I get that it’s tough out there for small presses. Things go wrong. Vendors are tardy. Loans fall through. Personal emergencies happen. But read from beginning to end, Dreamspinner’s updates–so reasonable-seeming individually–start to feel like mere excuses. Together with authors’ frustrations and complaints, they paint a really troubling picture.
UPDATE 1/17/20: Re: all those November royalties that were to be released by January 10, and are currently listed in authors’ Tipalti dashboards as “submitted” but not actually paid…this rather irate email from Tipalti to Dreamspinner in response to an author’s inquiry about the delay suggests why nothing is landing in authors’ bank accounts: Dreamspinner’s payment account is not funded.
This is not good news. It’s really starting to feel like there’s some serious gaslighting going on here.
PW has picked up the Dreamspinner story.
Also seeking submissions: Dreamspun Desires.
UPDATE 6/9/20: Since January, there has been just one author update, in March, according to which “100 percent of website sales are going toward author royalties”. There’s something else new as well: a statement from Romance Writers of America.
UPDATE 6/26/20: In its first update since March, Dreamspinner employs a lot of words to inform authors that a) there are still outstanding royalties, and b) the SBA loan is still “in process.” Also, pandemic.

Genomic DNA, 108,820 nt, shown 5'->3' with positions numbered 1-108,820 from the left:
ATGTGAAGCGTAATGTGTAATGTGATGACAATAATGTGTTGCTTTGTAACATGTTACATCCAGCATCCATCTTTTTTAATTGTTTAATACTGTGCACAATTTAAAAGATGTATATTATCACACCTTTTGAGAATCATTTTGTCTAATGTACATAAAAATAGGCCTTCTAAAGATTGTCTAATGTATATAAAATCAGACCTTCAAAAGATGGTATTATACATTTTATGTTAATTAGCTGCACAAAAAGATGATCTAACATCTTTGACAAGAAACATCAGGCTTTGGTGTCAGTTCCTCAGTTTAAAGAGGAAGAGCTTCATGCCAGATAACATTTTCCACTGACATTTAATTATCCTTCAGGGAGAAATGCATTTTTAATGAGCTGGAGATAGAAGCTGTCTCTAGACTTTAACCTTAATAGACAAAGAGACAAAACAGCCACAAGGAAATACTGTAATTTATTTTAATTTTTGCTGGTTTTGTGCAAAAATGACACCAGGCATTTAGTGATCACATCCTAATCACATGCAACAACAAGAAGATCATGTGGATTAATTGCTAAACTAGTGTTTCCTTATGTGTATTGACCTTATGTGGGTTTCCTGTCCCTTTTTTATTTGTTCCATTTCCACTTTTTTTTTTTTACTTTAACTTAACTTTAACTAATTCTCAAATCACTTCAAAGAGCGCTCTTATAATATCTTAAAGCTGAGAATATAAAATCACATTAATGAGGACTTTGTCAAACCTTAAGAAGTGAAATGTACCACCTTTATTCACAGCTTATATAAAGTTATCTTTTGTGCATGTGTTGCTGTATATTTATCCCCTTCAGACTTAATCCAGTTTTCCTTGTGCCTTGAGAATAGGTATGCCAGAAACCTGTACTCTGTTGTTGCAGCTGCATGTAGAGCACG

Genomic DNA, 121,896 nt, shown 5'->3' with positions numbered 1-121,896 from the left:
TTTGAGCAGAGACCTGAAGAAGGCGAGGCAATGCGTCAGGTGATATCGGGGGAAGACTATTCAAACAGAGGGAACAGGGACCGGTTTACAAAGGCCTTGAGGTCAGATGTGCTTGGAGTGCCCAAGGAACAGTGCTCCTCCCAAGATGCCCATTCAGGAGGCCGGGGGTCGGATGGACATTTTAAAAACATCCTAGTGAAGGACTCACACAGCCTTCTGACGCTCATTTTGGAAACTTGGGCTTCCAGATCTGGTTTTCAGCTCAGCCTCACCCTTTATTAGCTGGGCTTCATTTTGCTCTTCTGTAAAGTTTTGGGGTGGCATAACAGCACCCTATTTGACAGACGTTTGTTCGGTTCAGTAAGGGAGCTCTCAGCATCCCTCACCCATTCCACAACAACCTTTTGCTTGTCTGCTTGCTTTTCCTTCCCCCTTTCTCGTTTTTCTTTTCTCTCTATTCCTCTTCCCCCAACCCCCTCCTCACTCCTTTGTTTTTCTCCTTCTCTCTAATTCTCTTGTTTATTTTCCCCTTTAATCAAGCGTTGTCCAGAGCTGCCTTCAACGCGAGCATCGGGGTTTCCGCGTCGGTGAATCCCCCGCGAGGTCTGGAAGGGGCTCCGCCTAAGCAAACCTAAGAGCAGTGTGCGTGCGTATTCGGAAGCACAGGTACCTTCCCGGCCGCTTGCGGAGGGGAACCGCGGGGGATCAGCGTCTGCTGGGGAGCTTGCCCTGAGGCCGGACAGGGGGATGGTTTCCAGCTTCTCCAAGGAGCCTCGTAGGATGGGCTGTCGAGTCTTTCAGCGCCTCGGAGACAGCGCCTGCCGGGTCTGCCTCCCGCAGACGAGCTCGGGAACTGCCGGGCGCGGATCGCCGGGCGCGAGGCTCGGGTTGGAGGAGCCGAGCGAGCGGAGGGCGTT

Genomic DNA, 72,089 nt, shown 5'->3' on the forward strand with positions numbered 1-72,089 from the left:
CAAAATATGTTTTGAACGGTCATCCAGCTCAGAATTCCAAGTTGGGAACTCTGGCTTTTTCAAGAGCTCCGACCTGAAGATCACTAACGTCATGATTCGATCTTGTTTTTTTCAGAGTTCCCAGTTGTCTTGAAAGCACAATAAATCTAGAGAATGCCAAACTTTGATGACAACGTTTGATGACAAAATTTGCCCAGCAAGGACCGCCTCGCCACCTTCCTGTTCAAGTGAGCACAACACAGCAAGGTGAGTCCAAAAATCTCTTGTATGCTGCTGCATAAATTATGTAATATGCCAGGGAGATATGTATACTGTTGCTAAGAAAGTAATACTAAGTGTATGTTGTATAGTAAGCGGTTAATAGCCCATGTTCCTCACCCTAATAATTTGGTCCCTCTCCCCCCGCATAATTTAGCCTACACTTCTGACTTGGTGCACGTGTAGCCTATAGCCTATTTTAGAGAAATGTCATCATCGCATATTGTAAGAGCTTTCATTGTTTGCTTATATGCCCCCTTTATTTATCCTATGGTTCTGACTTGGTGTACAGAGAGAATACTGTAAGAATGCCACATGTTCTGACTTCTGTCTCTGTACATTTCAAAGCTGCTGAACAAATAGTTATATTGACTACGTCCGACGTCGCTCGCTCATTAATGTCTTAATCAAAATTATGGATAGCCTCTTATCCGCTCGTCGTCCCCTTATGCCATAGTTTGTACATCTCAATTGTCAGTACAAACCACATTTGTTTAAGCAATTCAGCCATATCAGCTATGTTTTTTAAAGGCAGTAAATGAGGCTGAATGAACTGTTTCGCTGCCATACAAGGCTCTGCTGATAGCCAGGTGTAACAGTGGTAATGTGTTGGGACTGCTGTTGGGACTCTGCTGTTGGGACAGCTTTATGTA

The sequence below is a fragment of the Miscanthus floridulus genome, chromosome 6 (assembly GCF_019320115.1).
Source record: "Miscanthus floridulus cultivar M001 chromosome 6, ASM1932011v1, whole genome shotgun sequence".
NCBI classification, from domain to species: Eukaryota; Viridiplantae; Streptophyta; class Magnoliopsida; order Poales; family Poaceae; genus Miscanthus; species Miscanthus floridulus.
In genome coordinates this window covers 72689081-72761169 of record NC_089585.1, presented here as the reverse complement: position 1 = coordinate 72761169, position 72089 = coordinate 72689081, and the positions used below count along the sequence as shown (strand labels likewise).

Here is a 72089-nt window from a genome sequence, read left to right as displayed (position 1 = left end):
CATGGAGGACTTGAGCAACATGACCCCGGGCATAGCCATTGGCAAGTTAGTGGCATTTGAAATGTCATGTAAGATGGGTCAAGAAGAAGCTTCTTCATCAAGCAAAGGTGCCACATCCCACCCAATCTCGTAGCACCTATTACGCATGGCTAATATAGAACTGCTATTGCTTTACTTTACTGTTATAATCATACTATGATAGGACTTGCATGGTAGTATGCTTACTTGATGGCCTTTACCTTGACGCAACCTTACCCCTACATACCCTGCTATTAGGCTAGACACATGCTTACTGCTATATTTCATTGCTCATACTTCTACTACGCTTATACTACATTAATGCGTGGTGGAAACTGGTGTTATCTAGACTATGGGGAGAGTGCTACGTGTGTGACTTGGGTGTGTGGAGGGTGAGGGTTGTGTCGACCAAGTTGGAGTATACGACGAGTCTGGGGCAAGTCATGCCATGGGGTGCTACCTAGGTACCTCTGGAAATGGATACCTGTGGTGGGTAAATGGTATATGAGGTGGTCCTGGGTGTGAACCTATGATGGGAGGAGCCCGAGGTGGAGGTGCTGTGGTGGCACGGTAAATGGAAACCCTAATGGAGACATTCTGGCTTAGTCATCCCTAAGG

So, there’s a new Dreamspinner update.
I was thinking about not posting this, because there are Certain People who are likely going to get angry, but whatever. I’m doing this as a member in good standing of the RWA, as I have been doing for more than a year. pic.twitter.com/TzA6Fyd7Cn
— Anna Zabo (@amergina) June 25, 2020
UPDATE 9/9/20: Dreamspinner Press is banned from RWA Qualifying Markets (about time):
Dreamspinner Press Banned From RWA Qualifying Markets
Since Oct. 1, 2019, Dreamspinner Press has been on probation as an RWA Qualifying Market for missing author payments, as reported in the press, by Dreamspinner itself, and by authors who have shared their royalty statements
— Avery Flynn (@AveryFlynn) August 11, 2020
Aaaaand no surprise: writers are still reporting that they aren’t being paid:
All right, time for more #Dreamspinner talk. So (for the new folks) I’m a published novelist. My m/m romantic thriller “Zero at the Bone” (as Jane Seville…available on Amazon via KDP, go buy it!) was published by Dreamspinner Press in 2009. It was quite successful. 1/
— MadLori (@madlori) September 7, 2020
UPDATE 11/2/21: More on the Dreamspinner controversy, from DSP author Casey Lawrence, who writes that DSP is still “hemorrhaging authors”.
UPDATE 1/18/23: Yonder, a new serialized fiction app from Webtoon, has announced a slew of new publisher partnerships–including Dreamspinner. Wonder what the payment arrangements are.